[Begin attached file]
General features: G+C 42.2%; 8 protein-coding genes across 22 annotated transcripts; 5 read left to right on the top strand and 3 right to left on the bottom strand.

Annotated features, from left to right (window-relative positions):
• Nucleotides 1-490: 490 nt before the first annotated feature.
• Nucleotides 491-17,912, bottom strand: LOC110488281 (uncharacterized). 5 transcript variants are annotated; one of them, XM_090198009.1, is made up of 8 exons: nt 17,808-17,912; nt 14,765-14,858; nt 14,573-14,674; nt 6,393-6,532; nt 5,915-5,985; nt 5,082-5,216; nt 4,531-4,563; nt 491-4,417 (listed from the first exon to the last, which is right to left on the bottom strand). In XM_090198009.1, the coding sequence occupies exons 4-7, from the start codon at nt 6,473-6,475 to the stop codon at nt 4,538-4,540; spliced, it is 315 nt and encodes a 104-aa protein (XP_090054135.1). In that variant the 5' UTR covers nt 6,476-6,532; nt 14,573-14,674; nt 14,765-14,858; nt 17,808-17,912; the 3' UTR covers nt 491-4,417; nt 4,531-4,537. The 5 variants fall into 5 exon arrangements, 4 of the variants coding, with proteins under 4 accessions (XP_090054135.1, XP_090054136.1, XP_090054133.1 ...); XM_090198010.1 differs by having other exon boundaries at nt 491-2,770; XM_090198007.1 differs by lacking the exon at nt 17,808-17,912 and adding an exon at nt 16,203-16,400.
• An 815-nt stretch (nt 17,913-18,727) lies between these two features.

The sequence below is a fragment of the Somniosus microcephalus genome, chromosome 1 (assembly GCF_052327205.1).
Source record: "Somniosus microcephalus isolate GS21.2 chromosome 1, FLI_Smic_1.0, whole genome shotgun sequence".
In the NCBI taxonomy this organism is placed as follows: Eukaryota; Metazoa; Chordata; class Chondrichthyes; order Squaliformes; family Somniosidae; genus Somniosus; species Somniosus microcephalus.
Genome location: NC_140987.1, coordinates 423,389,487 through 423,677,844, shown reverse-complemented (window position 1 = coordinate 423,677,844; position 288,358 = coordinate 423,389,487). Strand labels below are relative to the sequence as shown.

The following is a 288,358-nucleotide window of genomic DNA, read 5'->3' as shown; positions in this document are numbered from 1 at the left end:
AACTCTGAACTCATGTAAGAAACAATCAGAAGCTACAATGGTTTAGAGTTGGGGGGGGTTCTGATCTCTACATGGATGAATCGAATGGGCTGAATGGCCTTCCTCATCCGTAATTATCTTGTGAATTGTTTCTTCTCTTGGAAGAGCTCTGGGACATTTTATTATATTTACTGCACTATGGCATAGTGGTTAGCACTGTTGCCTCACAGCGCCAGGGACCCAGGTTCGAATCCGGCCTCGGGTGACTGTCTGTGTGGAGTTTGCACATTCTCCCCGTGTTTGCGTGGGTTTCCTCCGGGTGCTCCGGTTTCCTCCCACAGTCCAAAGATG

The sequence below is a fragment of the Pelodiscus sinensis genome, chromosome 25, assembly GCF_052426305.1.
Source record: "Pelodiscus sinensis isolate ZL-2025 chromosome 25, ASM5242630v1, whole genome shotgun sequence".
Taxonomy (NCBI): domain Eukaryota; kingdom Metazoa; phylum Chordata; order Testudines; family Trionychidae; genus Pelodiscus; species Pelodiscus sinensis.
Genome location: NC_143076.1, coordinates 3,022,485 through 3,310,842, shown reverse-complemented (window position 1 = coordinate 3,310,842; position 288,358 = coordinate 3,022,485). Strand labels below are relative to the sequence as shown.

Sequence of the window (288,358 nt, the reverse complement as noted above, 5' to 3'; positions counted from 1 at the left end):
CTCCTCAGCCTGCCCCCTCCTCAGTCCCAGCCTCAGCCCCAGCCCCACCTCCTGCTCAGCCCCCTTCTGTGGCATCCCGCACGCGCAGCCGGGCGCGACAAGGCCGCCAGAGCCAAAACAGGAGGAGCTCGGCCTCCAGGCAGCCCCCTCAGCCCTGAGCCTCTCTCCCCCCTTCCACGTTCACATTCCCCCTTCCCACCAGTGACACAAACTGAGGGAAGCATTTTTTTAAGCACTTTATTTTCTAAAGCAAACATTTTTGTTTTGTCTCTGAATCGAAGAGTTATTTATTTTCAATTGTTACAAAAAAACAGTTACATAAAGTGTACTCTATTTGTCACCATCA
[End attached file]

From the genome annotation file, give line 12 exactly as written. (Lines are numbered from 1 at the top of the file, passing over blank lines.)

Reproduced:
The sequence below is a fragment of the Pelodiscus sinensis genome, chromosome 25, assembly GCF_052426305.1.